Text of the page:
Swiss jobless rate falls for third straight month

Switzerland's unemployment rate dropped for the third month in a row last month, according to figures released by Bern on Tuesday.

Swiss jobless rate falls for third straight month

The country's jobless rate dipped to 3.1 percent in April, down from 3.2 percent in the previous month, although it remained above the 2.8 percent level for April 2012, the state secretariat for the economy (Seco) said in a report.

The number of people seeking work last month totalled 190,367, down by 3,857 from March, while 8.1 percent higher than in April 2012, the report said.

Meantime, the number of vacant positions rose to 16,135 last month, up 113 from March.

Unemployment either dropped month-on-month or remained unchanged across the country except for the cantons of Geneva and Graubünden, Seco said.

Geneva posted the highest rate at 5.5 percent, up from 5.3 percent the previous month and 4.9 percent a year earlier.

Graubünden’s rate rose by 0.6 points to 2.2 percent.

The central Swiss cantons of Obwald and Nidwald shared the honours for lowest unemployment rate at 0.9 percent, down in each case from one percent the previous month.

Jobless levels remained unchanged in Zurich (3.2 percent) and Vaud (five percent), while dipping 0.1 points in Bern (2.3 percent), Basel-City (3.8 percent), Valais (4.1 percent) and Neuchâtel (5.1 percent).

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Jobs: Why Zurich has rebounded better than other Swiss cities from Covid

The Covid pandemic hit Switzerland hard, although the country's largest city has rebounded strongly.

Jobs: Why Zurich has rebounded better than other Swiss cities from Covid

Measures imposed due to the Covid pandemic, which began in earnest in February 2020, shuttered businesses across the country and pushed many people out of work.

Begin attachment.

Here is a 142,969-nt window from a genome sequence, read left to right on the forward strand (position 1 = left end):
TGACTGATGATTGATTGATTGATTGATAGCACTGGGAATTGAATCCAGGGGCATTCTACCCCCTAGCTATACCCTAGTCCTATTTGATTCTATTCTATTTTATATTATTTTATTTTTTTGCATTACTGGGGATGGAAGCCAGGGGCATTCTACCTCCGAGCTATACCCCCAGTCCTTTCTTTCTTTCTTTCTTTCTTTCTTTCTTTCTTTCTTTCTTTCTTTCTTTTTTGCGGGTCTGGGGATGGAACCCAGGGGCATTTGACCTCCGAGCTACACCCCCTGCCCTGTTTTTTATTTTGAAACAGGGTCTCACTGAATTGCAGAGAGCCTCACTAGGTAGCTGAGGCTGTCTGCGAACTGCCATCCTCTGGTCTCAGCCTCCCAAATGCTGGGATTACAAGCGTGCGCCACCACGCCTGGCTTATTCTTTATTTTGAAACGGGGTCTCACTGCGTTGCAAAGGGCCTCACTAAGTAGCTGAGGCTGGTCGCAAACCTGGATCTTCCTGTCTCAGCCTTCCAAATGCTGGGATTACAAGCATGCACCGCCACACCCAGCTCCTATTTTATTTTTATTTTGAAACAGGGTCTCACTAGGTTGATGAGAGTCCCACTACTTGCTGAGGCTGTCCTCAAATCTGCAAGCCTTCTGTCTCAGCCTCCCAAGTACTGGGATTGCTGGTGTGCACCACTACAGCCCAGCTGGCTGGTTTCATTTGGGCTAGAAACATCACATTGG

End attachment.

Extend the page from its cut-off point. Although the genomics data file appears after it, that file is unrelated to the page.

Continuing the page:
When most notable Covid rules were relaxed in Switzerland in mid-February 2022, the economic recovery – highlighted by a strong job market – began in earnest in 2021. 

READ MORE: How the Swiss job market rebounded from the Covid pandemic

Nowhere was this more evident than Zurich, Switzerland’s largest and most economically powerful city. 

How did Zurich rebound from the Covid pandemic in comparison to the rest of the country?

Even though Zurich, along with other large Swiss cities like Geneva, Basel, Bern and Lausanne, have been hit hard by the pandemic from the employment perspective, Zurich’s labour market is now growing faster than in other urban centres.

One of the reasons for this upward trend is that young, well-educated foreigners are coming back.

In the first nine months of 2021, the city’s population grew significantly.

In September alone, it recorded 2,200 additional residents.

This is mainly due to people with a B residence permit, according to Klemens Rosin, methodologist at Zurich’s Statistics Office.

During the crisis, far fewer of them left the city. “This group is made up of well-educated, younger and mobile foreigners who have made a significant contribution to Zurich’s growth”, Rosin said.

Zurich’s employment market is expect to grow even further.

READ MORE: How hard is finding work in Zurich without speaking German?

That’s because in the coming years, many Zurich workers will retire — an estimated  210,000 by year 2050 — creating more job opportunities for younger employees.

In fact, according to a study commissioned by the canton in 2021, if Zurich’s economy is to continue to flourish, it will need around 1.37 million workers by mid-century.

If these vacancies will not be filled, then income, tax revenue and the financing of social security programs will be impacted.

READ MORE: Have your say: What’s the best way to find a job in Zurich

While it is difficult to predict what jobs will be most in demand in 2050 — what new technologies will emerge in the meantime — right now and in medium term, IT workers will be especially needed, experts say, because businesses will continue to to digitalise and automate.

Lower skilled jobs will also be in higher demand, including hospitality, retail and transport. 

With hundreds of thousands of vacancies to fill, people with the permission to work in Switzerland are likely to be flush with offers – particularly skilled workers with recognised qualifications. 

READ MORE: Why finding a job in Switzerland is set to become easier